• February 1, 2023

Opinion: A Police Reform Crossroads

Spokeswoman Nancy Pelosi speaks as she is accompanied by other members of Congress on the steps of the Capitol House on June 25, 2020.


Photo:

Rod Lamkey / Zuma Press

A wave of crime continues to rock American cities, but the outlook for Democrats is the same as it was last summer: their priority is to cut policing rather than strengthen it. Last week the House achieved that goal by passing a bill that leaves officials less room to maintain public order. Republicans counter with a compromise that preserves the worthy parts of the plan and spokesmen

Nancy PelosiA willingness to reach an agreement will reveal your party’s real interest in public safety.

The White House says the George Floyd Justice in Policing Act is a step towards “restoring trust between law enforcement agencies and those in whom they are entrusted,” and some of its provisions work in that direction. A new national register of police misconduct complaints would help law enforcement agencies and researchers track trends and ensure officers’ records can be searched across departments. The Federal Bureau of Investigation is already collecting data on the use of force by most city police departments, and making this information public is in line with the federal government’s limited role in directing local policing.

However, the details of the register suggest that the real democratic goal is to lay the groundwork for legal attacks on local police. Their bill would require police authorities to provide a racist breakdown of practices such as pedestrian and traffic stops. During the Obama administration, the Justice Department pointed to the high frequency of these encounters in black and Hispanic neighborhoods to warrant federal investigations, such as the 2014 Ferguson, Missouri investigation. This approach of oversight encourages the misconception that there is racial prejudice rather than crime rates, motivates police operations in many high crime areas.

The bill also restricts the tactics that officials use to arrest suspects. It would ban federal agents’ use of arrest warrants and revoke state aid from local law enforcement agencies allowing neck braces to be used during an arrest. However, there is no data on how often these tactics are used and many law enforcement agencies say they are essential to the safe apprehension of dangerous suspects. The bill would also end the qualified immunity that protects officials from being sued for measures taken in the service, unless the courts previously deemed those measures to be inappropriate.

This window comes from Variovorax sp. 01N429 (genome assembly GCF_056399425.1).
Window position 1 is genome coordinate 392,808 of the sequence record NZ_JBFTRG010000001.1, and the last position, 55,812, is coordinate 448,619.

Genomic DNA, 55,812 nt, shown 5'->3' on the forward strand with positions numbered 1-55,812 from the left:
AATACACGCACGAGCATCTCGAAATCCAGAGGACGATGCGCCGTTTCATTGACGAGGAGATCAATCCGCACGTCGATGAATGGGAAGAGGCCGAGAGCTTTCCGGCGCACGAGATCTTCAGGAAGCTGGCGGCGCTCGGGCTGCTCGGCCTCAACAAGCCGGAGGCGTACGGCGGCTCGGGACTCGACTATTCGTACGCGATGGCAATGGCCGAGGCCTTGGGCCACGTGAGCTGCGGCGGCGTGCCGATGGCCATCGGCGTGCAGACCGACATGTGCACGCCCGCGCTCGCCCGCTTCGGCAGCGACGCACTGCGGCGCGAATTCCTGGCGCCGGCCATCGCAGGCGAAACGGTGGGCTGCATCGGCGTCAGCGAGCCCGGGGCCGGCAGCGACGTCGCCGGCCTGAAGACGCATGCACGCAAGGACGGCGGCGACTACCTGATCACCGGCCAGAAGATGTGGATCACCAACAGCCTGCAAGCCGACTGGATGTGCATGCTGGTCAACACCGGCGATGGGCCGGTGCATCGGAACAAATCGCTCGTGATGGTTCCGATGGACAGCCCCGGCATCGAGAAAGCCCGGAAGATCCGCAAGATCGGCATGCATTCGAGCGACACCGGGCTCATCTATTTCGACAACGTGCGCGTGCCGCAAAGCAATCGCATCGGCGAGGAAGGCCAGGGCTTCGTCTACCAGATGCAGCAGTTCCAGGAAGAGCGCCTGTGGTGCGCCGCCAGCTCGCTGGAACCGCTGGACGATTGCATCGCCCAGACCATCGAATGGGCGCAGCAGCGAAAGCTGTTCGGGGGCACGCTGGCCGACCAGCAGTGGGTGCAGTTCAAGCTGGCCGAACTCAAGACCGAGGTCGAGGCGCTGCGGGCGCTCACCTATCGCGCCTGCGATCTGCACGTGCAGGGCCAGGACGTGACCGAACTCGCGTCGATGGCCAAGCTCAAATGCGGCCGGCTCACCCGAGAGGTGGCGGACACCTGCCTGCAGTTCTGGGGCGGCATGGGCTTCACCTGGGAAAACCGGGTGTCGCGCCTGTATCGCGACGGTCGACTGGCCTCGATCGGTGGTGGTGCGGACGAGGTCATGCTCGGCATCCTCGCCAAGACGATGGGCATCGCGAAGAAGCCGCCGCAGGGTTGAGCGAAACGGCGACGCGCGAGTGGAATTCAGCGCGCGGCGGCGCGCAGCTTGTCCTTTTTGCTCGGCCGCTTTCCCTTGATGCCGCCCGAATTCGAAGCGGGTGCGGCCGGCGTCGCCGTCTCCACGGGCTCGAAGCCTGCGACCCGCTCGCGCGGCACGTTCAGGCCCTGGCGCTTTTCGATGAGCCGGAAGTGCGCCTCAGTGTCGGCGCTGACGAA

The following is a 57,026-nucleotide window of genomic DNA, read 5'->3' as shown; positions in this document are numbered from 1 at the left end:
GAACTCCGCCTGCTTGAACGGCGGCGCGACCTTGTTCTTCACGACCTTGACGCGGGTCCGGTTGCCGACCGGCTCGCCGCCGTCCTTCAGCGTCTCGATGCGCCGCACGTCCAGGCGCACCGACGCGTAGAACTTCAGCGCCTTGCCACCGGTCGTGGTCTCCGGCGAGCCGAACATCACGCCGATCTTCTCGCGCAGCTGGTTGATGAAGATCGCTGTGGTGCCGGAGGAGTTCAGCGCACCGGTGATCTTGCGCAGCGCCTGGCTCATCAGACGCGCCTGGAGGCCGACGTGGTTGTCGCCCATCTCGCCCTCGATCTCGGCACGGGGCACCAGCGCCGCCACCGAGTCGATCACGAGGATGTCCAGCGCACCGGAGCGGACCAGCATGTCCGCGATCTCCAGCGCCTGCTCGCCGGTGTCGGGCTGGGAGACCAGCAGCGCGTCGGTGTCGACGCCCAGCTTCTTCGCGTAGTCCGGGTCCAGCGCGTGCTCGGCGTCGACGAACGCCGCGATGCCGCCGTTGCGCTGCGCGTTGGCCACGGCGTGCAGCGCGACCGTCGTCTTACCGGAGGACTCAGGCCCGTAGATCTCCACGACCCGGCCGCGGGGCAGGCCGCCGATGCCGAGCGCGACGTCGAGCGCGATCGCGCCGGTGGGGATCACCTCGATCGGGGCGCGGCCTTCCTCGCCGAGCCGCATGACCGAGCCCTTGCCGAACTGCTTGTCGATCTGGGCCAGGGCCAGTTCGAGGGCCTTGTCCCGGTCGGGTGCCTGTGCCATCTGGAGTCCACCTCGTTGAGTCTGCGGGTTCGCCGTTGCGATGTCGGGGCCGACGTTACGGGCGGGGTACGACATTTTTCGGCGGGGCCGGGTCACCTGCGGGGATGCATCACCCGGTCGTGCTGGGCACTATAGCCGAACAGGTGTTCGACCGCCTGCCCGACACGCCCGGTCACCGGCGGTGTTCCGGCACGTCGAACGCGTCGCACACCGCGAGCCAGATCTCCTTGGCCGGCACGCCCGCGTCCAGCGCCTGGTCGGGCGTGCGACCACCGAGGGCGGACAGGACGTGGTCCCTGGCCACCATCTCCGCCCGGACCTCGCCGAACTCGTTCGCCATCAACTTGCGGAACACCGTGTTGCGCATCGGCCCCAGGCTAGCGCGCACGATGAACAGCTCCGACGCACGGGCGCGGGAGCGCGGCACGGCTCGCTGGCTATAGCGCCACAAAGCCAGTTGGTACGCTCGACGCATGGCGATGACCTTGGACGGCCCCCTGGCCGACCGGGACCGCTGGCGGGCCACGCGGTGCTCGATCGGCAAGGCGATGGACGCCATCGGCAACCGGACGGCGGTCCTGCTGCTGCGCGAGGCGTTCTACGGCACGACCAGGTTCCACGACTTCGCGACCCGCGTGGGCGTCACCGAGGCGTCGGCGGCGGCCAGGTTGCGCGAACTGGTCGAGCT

These risks don’t seem to matter to Democrats, who pledged to curb allegedly widespread bigotry among the police in 2020. When the bill was first introduced in June last year, Ms. Pelosi welcomed it as a step to “fundamentally change the culture of policing to combat systemic racism”.

However, the bill requires 60 votes to pass the Senate and the Republicans are united in the opposition. The urge to end qualified immunity is “a red line for me,” Senator Tim Scott told the press last week, adding “we need to protect individual officials”. Last June, Mr Scott rallied the GOP’s support for the Justice Bill, an alternative to the Democratic plan that would create a racially blind police misconduct register, limit the use of chokeholds, and require arrest warrants to be reported nationwide without knocking.

Mr Scott says his plan was about 70% in common with the Democratic approach, but then-Senate minority leader Chuck Schumer orchestrated a filibuster to block him. (Note that no one back then referred to the filibuster as a “Jim Crow relic” as the Democrats do today.) He refused to negotiate qualified immunity and other details.

Now the Democrats are giving every sign that they prefer repetition to compromise. MP Karen Bass, who sponsored the House bill, wrote off the GOP as scary criticism of how “frightening blacks will attack you if you try to contain the police”.

Mr Schumer can take the bill to the Senate during the trial that began for Derek Chauvin, the Minneapolis official charged with Floyd’s murder in May. Riots over police and racial relations may recur in the press and on the streets of the city. The country could use a police compromise that won’t ignite racist flames and no further effort to beat the problem for partisan gain.

Wunderland: Public and political condemnation of the Capitol uprising is rightly practically universal. But why does condemnation of the violence committed during the Black Lives Matter protests last summer remain selective at best? Images: Getty Images Composite: Mark Kelly

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